Johanns also demurs from questions aimed at assessing what level of voluntary
participation is required for effective animal health trace-back.
Similarly, Johanns will not provide an answer about the cost of the system, other
than alluding to the $83 million USDA has already poured into it. One reason
for that may be the fact that no such estimate exists, despite repeated requests
from the industry for a cost-benefit analysis.
In a separate one-on-one interview, Chief Veterinary Officer, John Clifford,
was more specific, implying that producers will be responsible for purchasing
and applying NAIS tags; he pointed out no state is currently charging producers
to register their premises with NAIS, which is a prerequisite to obtaining
official NAIS tags.
On the issue of money, there was no public mention of the common knowledge that
the General Accounting Office is currently investigating NAIS at the bequest
of a senator. Nor was any mention made of the fact that there remains some
question about whether or not the $33 million in federal dollars earmarked
for NAIS next year will be frozen until specific answers are provided to Congress,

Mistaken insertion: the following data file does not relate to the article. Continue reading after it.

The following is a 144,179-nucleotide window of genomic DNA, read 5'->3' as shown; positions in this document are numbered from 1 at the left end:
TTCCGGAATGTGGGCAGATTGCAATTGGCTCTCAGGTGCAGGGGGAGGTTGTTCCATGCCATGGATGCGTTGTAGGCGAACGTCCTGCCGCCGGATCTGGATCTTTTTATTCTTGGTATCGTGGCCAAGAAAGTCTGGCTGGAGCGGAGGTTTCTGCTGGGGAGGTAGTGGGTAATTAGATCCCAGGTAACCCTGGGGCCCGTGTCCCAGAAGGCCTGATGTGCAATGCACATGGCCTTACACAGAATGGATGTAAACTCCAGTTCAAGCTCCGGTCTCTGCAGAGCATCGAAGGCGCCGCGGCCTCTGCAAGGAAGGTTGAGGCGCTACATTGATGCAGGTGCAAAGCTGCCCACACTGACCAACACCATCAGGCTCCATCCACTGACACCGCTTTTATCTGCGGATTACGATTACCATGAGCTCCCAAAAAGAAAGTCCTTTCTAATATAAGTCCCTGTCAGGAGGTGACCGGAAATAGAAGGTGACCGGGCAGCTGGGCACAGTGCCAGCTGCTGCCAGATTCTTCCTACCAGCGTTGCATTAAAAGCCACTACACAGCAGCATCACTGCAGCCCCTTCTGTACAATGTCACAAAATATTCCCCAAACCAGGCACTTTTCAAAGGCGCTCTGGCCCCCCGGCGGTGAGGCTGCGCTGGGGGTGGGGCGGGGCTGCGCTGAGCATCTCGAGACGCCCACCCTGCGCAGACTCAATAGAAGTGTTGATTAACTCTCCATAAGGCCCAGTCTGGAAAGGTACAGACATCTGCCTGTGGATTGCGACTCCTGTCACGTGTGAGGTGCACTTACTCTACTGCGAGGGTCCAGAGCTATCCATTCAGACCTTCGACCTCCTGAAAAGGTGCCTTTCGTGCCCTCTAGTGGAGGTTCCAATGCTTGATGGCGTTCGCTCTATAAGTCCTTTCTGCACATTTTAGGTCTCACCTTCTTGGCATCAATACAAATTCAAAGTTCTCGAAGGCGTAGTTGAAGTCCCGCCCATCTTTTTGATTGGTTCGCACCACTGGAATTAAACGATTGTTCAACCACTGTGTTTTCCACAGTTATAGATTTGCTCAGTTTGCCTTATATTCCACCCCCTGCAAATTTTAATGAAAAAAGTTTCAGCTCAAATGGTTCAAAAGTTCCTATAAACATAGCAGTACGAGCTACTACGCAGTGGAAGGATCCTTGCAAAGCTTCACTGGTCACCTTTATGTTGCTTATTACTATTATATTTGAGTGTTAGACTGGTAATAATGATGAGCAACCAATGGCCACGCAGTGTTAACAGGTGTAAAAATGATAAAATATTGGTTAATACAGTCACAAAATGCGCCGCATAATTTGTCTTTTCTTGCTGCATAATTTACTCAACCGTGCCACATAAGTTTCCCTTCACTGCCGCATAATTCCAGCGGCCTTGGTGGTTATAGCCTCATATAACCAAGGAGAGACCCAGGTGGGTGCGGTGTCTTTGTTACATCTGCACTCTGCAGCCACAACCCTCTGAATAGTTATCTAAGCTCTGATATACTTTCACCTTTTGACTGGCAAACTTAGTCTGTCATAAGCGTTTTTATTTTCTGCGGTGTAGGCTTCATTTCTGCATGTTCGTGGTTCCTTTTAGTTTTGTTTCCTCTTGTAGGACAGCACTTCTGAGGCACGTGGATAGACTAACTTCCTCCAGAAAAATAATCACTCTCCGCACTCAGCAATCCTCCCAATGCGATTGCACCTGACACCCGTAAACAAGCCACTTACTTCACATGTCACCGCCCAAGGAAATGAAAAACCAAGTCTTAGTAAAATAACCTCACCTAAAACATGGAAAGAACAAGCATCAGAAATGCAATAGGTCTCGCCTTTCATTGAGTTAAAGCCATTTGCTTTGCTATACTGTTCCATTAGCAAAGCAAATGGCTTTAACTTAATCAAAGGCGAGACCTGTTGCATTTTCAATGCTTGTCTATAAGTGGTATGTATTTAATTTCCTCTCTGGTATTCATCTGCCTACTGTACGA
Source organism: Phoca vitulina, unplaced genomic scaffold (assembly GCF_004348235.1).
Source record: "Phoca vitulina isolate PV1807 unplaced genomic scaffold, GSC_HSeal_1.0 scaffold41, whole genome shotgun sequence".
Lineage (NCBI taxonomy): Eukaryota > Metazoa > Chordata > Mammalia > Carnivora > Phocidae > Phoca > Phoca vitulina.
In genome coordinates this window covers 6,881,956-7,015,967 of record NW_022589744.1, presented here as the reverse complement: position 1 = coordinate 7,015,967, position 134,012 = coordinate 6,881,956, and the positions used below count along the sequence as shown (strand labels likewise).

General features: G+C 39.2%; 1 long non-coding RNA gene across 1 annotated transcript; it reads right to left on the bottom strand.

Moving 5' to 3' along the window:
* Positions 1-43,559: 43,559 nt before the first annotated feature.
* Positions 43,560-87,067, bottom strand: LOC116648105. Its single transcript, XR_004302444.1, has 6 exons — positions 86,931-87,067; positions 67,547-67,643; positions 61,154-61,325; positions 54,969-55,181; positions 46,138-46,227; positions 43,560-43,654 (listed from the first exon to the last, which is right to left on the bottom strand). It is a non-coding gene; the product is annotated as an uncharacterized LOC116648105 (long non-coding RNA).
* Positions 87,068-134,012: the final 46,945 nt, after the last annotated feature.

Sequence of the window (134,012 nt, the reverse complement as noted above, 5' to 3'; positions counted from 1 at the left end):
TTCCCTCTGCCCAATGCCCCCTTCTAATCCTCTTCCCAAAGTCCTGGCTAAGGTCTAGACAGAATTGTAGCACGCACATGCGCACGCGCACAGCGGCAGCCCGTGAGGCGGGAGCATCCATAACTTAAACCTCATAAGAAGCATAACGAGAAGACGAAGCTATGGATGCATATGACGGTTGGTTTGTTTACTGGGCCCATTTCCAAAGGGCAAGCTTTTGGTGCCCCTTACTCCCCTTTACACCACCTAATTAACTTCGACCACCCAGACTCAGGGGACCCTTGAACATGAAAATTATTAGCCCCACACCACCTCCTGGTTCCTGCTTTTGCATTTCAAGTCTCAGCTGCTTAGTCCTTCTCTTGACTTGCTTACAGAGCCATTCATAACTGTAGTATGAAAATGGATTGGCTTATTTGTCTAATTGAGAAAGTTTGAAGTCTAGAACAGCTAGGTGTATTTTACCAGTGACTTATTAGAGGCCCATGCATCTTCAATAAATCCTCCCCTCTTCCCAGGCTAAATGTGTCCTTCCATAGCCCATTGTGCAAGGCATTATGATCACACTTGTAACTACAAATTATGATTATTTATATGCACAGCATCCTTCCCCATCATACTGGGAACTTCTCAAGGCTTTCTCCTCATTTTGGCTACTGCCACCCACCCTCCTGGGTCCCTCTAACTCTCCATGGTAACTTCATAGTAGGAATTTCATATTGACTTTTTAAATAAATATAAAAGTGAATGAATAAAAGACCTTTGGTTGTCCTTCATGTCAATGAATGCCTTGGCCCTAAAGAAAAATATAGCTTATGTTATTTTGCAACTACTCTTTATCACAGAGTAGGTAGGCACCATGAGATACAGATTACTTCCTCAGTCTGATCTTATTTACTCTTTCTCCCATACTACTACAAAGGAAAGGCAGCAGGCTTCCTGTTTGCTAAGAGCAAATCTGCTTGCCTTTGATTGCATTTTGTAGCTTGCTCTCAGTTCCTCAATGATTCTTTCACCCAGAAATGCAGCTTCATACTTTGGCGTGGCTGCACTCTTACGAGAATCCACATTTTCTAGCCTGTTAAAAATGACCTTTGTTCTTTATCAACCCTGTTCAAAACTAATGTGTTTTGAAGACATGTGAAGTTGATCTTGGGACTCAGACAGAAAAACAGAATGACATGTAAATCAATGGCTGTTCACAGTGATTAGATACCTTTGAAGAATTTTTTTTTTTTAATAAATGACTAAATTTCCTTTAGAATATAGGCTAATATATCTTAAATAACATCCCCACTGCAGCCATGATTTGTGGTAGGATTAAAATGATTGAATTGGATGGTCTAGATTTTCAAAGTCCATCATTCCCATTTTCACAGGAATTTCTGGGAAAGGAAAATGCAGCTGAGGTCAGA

as was approved in one of the appropriation bill that awaits conferencing.
Other key questions still unanswered:
Who guarantees confidentiality? For obvious reasons producers are unlikely to
provide any NAIS data if they believe there is a chance it could be accessed
by anyone other than state and federal animal health officials. Johanns said, “I
agree with livestock producers who believe information about your livestock
is your business, period.”
Again, in a separate interview, Clifford was more specific. He explains USDA
has protected producer information from prying eyes and the Freedom of Information
Act via the Privacy Act. However, state animal health officials and others
continue to emphasize the need for legislation at both levels aimed at protecting
NAIS data, specifically.
What about working group recommendations? Each livestock species devised its
own working group to make NAIS recommendations to the Secretary of Agriculture.
Those from the Cattle Industry Working Group were submitted months ago and
have yet to receive approval or denial from USDA. That means, anything beyond
premises registration remains speculation. In turn, that means few producers